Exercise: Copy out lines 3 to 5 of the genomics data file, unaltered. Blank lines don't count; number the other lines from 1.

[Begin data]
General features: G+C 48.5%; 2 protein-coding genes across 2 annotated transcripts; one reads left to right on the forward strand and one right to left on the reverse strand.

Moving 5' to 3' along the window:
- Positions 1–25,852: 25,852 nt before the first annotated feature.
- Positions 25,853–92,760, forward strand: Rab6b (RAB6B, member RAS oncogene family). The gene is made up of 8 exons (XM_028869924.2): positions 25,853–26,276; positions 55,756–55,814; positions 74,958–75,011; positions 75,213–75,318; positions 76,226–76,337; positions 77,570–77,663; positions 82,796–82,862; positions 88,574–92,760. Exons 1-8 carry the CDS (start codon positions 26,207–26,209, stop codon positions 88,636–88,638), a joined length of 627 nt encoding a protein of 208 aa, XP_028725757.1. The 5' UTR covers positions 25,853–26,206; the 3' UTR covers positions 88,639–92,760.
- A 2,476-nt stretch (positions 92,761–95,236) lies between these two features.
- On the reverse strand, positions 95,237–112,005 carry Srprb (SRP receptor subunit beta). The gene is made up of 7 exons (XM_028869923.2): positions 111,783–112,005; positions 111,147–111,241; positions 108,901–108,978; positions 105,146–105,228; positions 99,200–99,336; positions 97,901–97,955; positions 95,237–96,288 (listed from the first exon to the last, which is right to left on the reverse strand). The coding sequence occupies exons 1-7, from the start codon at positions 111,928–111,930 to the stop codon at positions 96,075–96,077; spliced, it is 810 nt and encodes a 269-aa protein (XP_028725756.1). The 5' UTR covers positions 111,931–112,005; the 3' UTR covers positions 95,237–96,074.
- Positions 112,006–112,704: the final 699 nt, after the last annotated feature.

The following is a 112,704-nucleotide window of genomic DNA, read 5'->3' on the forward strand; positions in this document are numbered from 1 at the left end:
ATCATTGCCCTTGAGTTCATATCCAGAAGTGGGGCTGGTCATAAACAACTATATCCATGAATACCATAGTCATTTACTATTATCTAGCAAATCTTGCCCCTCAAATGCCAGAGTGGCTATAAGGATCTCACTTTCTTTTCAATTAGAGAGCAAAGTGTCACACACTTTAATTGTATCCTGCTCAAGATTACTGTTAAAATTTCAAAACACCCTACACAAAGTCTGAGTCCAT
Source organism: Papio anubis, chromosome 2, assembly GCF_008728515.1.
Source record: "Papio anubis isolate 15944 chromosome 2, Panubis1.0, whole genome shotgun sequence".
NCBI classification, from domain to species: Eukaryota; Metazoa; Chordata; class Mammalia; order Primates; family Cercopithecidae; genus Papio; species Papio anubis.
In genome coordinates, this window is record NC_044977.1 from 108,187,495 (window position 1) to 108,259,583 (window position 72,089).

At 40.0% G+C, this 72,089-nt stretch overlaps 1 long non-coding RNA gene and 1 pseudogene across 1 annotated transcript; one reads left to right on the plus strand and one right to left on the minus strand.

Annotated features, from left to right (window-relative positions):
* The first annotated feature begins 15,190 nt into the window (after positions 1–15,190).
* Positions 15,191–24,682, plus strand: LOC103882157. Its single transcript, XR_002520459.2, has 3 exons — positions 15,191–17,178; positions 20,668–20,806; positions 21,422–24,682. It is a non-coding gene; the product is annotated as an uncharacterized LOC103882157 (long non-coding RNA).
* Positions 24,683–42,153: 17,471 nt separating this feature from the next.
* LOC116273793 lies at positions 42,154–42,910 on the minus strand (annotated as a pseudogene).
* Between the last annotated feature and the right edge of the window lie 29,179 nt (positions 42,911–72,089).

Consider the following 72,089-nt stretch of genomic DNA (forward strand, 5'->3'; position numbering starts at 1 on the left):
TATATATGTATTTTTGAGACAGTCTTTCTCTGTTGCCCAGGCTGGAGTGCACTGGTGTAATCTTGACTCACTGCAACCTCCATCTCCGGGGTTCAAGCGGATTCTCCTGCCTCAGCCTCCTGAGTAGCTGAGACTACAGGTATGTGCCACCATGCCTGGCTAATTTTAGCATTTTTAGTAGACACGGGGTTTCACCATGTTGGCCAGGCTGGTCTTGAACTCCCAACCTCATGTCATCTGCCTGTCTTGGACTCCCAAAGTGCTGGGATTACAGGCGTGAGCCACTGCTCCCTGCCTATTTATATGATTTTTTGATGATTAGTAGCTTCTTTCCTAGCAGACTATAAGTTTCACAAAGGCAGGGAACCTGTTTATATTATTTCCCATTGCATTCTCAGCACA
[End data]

- Positions 1–25,852: 25,852 nt before the first annotated feature.
- Positions 25,853–92,760, forward strand: Rab6b (RAB6B, member RAS oncogene family). The gene is made up of 8 exons (XM_028869924.2): positions 25,853–26,276; positions 55,756–55,814; positions 74,958–75,011; positions 75,213–75,318; positions 76,226–76,337; positions 77,570–77,663; positions 82,796–82,862; positions 88,574–92,760. Exons 1-8 carry the CDS (start codon positions 26,207–26,209, stop codon positions 88,636–88,638), a joined length of 627 nt encoding a protein of 208 aa, XP_028725757.1. The 5' UTR covers positions 25,853–26,206; the 3' UTR covers positions 88,639–92,760.
- A 2,476-nt stretch (positions 92,761–95,236) lies between these two features.